Why You Should Close Your Surplus Bank Accounts

By BankBazaar | April 23, 2017

Why You Should Close Your Surplus Bank Accounts

Most people have multiple bank accounts. It could be because people prefer to keep separate accounts for salary, savings, investments, etc. They may have an account for every job they’ve had, or one in every city they’ve lived in.

Often, people forget to close these surplus accounts. This is not a minor matter.

Here are six reasons you should close surplus bank accounts—especially now that the rules of banking have changed in the post-demonetisation era.

  1. Monthly Balance Pains

Almost all savings bank accounts need you to maintain a minimum monthly balance. Most banks have a limit of about Rs. 5,000-10,000 but some in urban areas can go as high as even Rs. 20,000. If you have multiple accounts you will be liable to maintain that limit—and this could be financially stressful. If you live in a major city and have five different accounts, you may need to maintain at least Rs. 10,000 to Rs. 20,000 per account. This is detrimental to your savings plan and a wasteful exercise. Recently, even public sector banks have started imposing monthly balance requirement.

Remember that a zero-balance salary account will convert to a regular savings account once you leave your current job and if no monthly salary gets credited to that account. This transition happens in about three to six months.

So be careful with the number of savings accounts you hold or be ready to save quite a bit to maintain that limit. Failing this, banks will begin charging you for non-maintenance of the balance as per their penalty structures.

  1. You Will Lose Interest

This is a continuation of the above point. The more accounts you hold, the more money is used in maintaining those minimum limits. In a savings bank account, you will only earn an interest of about 4-6%. You could instead be generating higher returns on that money through Mutual Funds or Fixed Deposits.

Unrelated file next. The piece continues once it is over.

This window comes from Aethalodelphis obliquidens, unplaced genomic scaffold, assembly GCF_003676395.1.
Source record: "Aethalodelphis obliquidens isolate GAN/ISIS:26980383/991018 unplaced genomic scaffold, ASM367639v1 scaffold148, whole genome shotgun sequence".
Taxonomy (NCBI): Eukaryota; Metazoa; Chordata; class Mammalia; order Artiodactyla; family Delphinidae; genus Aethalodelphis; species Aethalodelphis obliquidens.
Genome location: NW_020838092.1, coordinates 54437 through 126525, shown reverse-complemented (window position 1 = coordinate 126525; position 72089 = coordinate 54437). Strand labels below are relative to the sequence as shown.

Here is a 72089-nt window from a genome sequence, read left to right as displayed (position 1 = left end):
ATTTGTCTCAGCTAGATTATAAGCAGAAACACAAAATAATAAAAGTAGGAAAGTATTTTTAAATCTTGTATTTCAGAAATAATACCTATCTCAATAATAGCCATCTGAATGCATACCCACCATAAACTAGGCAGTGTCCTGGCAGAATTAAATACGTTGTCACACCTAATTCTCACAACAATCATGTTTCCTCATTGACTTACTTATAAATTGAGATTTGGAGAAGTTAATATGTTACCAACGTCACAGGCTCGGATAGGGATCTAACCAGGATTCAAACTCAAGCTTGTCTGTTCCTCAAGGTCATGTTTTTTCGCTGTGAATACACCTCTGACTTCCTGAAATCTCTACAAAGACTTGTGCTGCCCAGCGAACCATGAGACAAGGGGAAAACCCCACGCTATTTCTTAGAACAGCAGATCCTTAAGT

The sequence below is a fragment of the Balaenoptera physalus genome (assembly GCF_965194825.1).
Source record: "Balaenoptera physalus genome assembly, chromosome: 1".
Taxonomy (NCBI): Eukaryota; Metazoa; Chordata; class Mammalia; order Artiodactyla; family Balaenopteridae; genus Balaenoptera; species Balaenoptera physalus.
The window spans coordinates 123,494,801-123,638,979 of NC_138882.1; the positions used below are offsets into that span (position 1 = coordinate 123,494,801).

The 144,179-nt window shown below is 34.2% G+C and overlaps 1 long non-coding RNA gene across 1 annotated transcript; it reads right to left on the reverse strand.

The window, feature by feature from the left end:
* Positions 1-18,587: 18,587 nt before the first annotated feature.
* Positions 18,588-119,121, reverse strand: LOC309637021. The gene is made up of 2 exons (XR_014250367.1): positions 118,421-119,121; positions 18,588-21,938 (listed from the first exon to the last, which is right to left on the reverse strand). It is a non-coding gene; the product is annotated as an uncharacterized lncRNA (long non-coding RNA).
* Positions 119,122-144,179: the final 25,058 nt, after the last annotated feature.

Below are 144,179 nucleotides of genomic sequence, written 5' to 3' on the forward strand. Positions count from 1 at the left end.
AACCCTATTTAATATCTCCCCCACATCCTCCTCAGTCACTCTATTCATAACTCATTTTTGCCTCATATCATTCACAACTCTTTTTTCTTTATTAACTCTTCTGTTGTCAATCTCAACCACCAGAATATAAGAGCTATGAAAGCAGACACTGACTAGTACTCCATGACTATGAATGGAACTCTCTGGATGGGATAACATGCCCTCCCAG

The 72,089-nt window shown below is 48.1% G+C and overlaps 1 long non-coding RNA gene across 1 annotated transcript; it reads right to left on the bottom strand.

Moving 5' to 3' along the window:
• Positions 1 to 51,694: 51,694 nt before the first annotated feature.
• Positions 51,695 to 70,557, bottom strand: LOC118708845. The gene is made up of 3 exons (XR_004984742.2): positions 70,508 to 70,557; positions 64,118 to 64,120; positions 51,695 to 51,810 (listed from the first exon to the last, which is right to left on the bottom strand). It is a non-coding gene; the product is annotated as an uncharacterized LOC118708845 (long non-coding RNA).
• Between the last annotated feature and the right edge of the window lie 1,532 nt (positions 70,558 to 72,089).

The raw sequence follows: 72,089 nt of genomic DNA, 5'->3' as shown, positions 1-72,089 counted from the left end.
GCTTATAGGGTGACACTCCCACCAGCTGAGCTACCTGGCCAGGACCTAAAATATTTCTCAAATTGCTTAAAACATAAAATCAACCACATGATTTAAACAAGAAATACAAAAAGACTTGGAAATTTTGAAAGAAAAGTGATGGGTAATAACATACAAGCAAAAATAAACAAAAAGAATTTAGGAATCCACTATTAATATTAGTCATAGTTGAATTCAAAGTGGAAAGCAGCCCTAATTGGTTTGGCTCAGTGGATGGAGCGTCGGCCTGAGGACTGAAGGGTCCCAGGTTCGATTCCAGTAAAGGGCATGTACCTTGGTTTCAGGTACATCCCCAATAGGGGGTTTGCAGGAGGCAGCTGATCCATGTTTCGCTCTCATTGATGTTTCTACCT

Suppose you have a balance of Rs. 1,00,000 across all your savings bank accounts for a whole year for which you earn an interest of 4% p.a. You would have earned Rs. 4,000 as interest in the entire year. This is an opportunity lost. It is not advisable to generate low returns on a large sum of money kept as balance. Therefore, you could close old accounts and move their balance into investment options.

  1. Misuse Likely

If you have too many surplus accounts then you have the risk of losing sight of them. Most people with multiple accounts struggle to pay attention to all of them. They do not realize that their inactive or dormant accounts could be attracting unwanted attention, especially if there’s a large balance in those accounts. Before unscrupulous people find a way to siphon off your funds without catching your attention, you must act with haste and shut down inactive accounts.

  1. ITR Filing Confusion

Having too many accounts in your name could complicate your income tax returns filing process. Going through the statements of several of your accounts is quite a task. But it would be your duty to report your earnings correctly, so you must take cognizance of all your account statements. Therefore save yourself the trouble: minimize the number of your accounts, and make your ITR process easier.

  1. Unnecessary Charges

There is a possibility that you hold Debit Cards for all the accounts in your name. A Debit Card is usually not a free service. Most banks charge around Rs. 200-500 every year as Debit Card fee. Cancel your unnecessary accounts to stop paying a fee for a service you are not availing. Not just this, banks also charge for various services such as SMS alerts. For every account you hold, you may be liable to pay these charges as per each bank’s terms and conditions. Moreover, irregularity in paying these charges also disrupts your relationship with your bank.

  1. Services Get Impacted

It is quite likely that if you have multiple bank accounts, some of them go through periods of inactivity. A bank account is termed inactive if it has not had any transactions in 12 months. After 12 more months of inactivity, it is labelled a dormant account. Once an account becomes inactive, you may not be able to perform service requests like ordering a new cheque book. Once the account is dormant, you may be prohibited from making transaction. If you are unable to make periodic transactions from your account, it may be advisable to close them to avoid the troubles of reactivation.

Consolidate your accounts, reduce the charges you pay towards banking services, and simplify your money

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